Movie review of “London Road”: An actual serial-murder case is turned into a musical in this brilliantly conceived and executed picture. Rating: 3.5 stars out of 4.

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With a serial killer on the prowl, what’s a community to do? In “London Road,” the answer is stew, speculate and, oh, one more thing: sing.

The picture tells a true story, a chronicle of a 2006 crime in Ipswich, England, in which five prostitutes were murdered before the killer was captured. The words spoken are all taken verbatim from interviews of neighbors and the coverage of news crews. Putting some of those words to music was the work of writers Alecky Blythe and Adam Cork, who turned them into a stage musical that opened in London in 2011. Blythe and Cork then adapted that musical for the screen with Rufus Norris directing.

Movie Review ★★★½  

‘London Road,’ with Olivia Colman, Tom Hardy, Nick Holder, Kate Fleetwood. Directed by Rufus Norris, from a screenplay by Alecky Blythe and Adam Cork. 92 minutes. Not rated; for mature audiences (subject matter of serial murder). Sundance Cinemas (21+).

Shot in living rooms and streets, “London Road” captures the sense of paranoia, confusion and, yes, excitement that courses through the neighborhood as the killer is sought, then caught, then tried and finally convicted. He’s never shown. Nor are his crimes. Instead, we see townspeople gazing with suspicion at one another — “Is it him? Is it him?” they sing. Two teenage girls sing giddily, “It could be anyone,” thrilled by their sense of fear.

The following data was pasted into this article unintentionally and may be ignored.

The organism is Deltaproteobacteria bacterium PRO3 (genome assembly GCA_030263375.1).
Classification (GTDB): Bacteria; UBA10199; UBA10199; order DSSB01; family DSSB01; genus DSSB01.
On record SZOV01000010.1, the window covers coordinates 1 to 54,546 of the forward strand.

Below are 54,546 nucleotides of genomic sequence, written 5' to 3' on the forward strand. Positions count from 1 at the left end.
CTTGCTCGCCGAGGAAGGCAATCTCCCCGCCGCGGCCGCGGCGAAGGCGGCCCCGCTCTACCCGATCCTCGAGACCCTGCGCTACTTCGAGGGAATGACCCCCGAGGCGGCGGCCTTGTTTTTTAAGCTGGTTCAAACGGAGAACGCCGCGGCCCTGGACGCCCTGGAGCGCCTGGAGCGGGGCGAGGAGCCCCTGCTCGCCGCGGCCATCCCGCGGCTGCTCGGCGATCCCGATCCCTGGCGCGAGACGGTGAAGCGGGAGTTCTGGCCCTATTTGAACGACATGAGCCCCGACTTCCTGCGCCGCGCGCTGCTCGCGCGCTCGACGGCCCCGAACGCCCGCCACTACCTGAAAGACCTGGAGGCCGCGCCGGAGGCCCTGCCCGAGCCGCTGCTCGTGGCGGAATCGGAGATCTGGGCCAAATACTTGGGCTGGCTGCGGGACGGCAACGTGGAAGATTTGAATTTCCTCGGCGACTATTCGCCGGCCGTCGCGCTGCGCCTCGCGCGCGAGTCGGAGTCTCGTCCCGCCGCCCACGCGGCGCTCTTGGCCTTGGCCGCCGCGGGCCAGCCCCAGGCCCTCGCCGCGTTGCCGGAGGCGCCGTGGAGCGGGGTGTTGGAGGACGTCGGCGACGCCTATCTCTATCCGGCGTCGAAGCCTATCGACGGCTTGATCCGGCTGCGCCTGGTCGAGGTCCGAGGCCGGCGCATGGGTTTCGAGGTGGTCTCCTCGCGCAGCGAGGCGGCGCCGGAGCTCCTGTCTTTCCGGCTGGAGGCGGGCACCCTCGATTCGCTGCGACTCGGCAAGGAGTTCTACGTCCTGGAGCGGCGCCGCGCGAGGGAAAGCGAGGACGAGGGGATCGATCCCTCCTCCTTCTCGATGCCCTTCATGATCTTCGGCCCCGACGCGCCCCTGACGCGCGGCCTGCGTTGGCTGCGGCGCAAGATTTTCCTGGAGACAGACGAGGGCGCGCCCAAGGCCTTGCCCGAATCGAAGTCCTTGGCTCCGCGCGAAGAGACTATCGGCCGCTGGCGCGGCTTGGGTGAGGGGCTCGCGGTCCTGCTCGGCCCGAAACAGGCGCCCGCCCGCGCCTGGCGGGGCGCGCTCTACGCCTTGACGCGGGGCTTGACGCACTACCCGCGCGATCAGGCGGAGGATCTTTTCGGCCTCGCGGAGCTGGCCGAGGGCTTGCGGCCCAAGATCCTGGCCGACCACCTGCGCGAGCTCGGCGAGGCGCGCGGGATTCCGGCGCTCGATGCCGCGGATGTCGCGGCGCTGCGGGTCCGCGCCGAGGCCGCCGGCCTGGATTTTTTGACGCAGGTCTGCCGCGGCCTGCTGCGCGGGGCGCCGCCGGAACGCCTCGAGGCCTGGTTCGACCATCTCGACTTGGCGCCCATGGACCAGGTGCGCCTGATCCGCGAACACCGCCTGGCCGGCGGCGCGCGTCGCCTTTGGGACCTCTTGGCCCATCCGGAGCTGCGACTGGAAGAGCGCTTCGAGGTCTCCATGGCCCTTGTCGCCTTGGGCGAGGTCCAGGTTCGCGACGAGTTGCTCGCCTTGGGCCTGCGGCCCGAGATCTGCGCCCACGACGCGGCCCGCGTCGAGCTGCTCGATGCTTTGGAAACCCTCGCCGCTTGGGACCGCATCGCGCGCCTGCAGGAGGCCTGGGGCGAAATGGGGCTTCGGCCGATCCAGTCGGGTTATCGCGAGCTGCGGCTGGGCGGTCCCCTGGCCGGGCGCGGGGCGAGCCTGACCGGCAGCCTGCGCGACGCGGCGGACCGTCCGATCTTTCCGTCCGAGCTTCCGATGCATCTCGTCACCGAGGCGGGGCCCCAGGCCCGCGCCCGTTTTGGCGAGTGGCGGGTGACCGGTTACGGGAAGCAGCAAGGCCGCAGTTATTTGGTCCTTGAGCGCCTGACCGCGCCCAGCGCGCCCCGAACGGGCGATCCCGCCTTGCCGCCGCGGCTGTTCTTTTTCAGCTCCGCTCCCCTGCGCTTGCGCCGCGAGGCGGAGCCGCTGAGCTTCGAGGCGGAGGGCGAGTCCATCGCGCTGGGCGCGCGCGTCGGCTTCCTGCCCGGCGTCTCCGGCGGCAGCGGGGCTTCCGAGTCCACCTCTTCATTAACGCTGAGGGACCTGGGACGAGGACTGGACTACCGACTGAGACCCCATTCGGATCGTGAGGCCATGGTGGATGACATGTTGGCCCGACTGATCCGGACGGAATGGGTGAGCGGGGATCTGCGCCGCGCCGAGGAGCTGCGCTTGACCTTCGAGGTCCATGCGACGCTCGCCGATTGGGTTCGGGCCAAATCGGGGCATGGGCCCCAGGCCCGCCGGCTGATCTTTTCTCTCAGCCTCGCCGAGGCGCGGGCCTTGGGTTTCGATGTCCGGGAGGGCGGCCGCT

Couples sit in their living rooms watching on the telly reports by news crews visible in the street outside their windows in a kind of closed feedback loop. The pack mentality of the media is captured as well, with the feeding frenzy reaching its peak as the verdicts are announced.

The choreography infuses the musical numbers with great urgency. The palette of the cinematography, gray at the start — skies, streets, interiors — signaling despair and unease, shifts to colors as the fear abates and normalcy is restored.

All in all, a brilliant piece of work.